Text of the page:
Torremoron, is a very successful little cooperative located in the town of Quintanamanvirgo (population 106). Bodegas Torremoron has been running since 1957 and has 300 members that control some 500 acres of vineyards. You don’t have to be a math whiz to figure out that it’s a lot of folks with small parcels of land. These are some really old vines, with some reaching up to 120 years of age. Everyone in this town is in the wine business and has been for generations.

The wine is a bright purple color, a joy to look at in your glass when held up to the light. The nose is light by my taste, but has a nice old-world earthiness with red berries. The taste–Ah, now we’re talking–the wine reminded me of a Zinfandel, less body maybe, but excellent flavor. This wine is all about the fruit. It is not aged in wood, but rather in stainless steel, and it makes the finish smooth and memorable. The wine displays great character, a unique interpretation of the Tempranillo grape, and is a remarkable value. If you want to buy a case, feel free, the wine should last two to three years without a problem.

Would a wine snob drink this wine? Probably not, and they’d be missing something. This is an honest wine, made by honest down-to-earth folks. It’s a great example of an artisanal, handcrafted wine rather than a commercial wine with no personality or soul. I suggest you find it, buy it, and enjoy!

Mouton Cadet


Inspiration, I have found, comes from many places and in many different forms.  Recently, a reader of Griffy on Wine e-mailed me saying, “Griffy, do you have any new $10 gems that you could recommend?”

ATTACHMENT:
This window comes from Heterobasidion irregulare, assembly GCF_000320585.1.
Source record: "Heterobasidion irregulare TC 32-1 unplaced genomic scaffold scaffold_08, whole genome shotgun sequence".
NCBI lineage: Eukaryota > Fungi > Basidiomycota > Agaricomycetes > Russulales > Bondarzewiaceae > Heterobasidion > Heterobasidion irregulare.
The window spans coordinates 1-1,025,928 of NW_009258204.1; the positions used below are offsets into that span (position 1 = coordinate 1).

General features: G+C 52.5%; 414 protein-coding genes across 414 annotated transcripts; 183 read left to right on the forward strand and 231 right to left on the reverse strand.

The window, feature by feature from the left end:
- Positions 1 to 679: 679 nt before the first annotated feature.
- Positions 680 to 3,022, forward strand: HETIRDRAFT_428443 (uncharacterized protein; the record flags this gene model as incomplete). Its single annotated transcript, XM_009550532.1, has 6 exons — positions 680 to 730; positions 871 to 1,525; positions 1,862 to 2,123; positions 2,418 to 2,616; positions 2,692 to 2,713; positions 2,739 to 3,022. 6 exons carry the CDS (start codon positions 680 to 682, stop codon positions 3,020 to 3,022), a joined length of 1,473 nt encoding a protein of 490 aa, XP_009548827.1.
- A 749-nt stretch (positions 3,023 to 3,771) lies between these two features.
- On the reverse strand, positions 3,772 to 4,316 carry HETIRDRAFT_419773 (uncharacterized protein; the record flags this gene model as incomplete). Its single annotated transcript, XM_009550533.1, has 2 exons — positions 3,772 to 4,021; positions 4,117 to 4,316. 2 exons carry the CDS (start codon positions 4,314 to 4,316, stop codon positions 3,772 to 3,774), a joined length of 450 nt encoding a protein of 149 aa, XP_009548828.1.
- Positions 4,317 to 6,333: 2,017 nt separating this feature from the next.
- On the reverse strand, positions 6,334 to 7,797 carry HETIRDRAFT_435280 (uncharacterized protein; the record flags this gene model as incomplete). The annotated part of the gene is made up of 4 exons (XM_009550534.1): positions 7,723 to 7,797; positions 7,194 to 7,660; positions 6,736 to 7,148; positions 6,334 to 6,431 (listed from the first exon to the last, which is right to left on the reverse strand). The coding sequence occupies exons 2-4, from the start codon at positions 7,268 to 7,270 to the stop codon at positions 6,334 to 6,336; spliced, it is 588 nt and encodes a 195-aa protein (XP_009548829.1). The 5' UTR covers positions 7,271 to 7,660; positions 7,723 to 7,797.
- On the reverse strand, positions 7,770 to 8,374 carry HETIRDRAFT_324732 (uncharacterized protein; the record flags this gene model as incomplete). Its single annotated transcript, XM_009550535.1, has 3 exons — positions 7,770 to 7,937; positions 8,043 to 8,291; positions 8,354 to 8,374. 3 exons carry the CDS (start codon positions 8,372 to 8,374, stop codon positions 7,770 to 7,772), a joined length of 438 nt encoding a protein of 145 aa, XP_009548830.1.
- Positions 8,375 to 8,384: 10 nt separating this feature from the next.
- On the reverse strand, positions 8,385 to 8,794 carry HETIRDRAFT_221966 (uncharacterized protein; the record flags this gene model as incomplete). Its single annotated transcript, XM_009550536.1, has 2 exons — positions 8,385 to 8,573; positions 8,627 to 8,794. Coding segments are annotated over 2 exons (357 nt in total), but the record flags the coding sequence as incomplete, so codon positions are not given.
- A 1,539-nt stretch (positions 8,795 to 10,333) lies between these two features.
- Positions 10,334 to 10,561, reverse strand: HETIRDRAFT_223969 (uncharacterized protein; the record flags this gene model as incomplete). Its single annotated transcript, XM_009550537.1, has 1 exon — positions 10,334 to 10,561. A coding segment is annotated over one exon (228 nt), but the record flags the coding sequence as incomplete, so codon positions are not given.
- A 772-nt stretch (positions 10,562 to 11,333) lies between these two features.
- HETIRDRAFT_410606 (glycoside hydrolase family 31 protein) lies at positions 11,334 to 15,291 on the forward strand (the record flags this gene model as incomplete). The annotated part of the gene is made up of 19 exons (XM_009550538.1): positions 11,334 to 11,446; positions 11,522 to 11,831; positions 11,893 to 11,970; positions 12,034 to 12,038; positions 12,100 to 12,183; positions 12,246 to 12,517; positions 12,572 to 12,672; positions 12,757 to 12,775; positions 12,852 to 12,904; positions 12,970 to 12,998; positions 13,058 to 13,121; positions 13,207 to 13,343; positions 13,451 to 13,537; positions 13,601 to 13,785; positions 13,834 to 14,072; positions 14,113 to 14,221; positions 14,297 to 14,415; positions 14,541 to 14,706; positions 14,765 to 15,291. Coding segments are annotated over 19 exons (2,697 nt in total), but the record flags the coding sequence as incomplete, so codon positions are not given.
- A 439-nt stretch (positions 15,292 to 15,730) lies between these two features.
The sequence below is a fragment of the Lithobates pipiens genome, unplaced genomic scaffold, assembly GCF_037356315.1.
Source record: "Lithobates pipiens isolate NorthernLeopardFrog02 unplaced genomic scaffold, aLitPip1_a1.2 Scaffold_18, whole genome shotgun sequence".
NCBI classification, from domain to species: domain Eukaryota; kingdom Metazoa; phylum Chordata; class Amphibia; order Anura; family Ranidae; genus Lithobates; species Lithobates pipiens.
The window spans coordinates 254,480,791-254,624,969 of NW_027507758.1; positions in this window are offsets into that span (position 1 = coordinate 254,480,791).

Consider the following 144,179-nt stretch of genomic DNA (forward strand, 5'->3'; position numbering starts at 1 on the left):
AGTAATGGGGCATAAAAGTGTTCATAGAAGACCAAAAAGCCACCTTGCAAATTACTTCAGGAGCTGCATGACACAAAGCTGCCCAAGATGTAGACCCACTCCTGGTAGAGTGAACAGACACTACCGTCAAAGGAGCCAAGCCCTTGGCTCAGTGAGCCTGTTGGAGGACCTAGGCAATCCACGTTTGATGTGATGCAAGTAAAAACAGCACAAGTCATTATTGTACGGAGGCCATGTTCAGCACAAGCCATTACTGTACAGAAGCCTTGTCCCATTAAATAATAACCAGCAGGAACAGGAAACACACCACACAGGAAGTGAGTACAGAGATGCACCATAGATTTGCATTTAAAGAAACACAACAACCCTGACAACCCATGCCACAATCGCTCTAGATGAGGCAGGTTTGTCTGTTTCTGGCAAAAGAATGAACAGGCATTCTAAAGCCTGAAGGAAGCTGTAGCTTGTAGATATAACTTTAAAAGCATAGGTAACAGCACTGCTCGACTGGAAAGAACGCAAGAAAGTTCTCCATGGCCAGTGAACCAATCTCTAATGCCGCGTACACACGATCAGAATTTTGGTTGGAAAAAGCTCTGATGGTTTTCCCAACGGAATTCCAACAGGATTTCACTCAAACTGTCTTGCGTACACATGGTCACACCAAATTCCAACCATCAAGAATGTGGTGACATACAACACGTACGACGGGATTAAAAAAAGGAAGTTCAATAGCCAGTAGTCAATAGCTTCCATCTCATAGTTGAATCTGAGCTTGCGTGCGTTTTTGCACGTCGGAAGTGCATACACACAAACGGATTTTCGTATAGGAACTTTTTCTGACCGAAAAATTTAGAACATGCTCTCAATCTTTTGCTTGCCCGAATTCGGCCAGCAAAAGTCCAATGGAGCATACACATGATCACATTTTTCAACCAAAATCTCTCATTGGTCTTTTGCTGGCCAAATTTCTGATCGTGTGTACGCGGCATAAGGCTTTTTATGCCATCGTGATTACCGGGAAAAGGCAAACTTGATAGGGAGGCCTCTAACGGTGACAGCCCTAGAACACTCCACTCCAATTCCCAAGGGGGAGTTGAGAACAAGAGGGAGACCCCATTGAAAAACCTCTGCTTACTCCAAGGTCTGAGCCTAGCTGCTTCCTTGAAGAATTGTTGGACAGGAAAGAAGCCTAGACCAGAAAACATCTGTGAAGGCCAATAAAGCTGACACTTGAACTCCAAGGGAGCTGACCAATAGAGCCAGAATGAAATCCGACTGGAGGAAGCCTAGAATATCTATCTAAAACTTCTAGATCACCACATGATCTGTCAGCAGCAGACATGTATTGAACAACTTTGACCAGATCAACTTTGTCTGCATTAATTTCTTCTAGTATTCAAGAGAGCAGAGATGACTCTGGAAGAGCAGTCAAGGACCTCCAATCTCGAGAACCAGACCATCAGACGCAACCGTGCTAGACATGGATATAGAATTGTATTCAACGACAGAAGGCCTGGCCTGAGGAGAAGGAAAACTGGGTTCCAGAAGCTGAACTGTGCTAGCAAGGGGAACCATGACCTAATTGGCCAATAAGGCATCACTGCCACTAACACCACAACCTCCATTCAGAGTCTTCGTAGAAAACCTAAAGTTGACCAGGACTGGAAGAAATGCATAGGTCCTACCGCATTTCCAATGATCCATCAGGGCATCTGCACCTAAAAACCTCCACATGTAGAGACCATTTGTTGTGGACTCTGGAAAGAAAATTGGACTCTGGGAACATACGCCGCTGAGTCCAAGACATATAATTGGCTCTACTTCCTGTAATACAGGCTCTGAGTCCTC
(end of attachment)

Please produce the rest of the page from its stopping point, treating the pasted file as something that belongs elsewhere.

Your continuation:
Well, though quite by accident, yes! 

The accident started by reading an article in the Hartford Courant.  Now the Hartford Courant is the oldest continuous running newspaper in America, and is about as left wing as you can get.  Me, I’m just slightly right of Attila the Hun.  For years Josephine and I have had a running battle with me canceling our subscription in protest and her renewing it for the coupons. 

However, in this edition the Flavor section had a story about Baron Philippe de Rothschild.  Rothschild is an icon in the wine industry.  He was the first of the great houses of Bordeaux to bring bottling in-house. This eliminated the possibility of the bottlers counterfeiting his pricey wine.  Knockoffs have been a problem since Thomas Jefferson was buying wine.  Shortly after the Second World War, Rothschild started having famous artists design the Mouton Rothschild label for each vintage.  Picasso, Chagall, Miro, Warhol and Dali have all done labels for Rothschild, their payment coming in the form of a case of wine.  Until then wine bottles resembled tombstones or legal documents, Rothschild was the precursor to the hip bottle labels of today.  He was one of the first French winemakers to recognize that  places other than France had good wine and winemakers, and in 1979 partnered with Robert Mondavi in California to create Opus One.  In 1997 Rothschild teamed up with Conchay Y Toro of Chile and Almaviva was born. 

But the Baron’s biggest accomplishment for us budget-conscience wine drinkers was the marketing a second label, lower quality (but good) wines under another brand name.  The idea, originally, was to use up the 1930 vintage which was not considered to be good enough for the Mouton name.  Instead, it became one of the most recognized wines in the world: Mouton Cadet.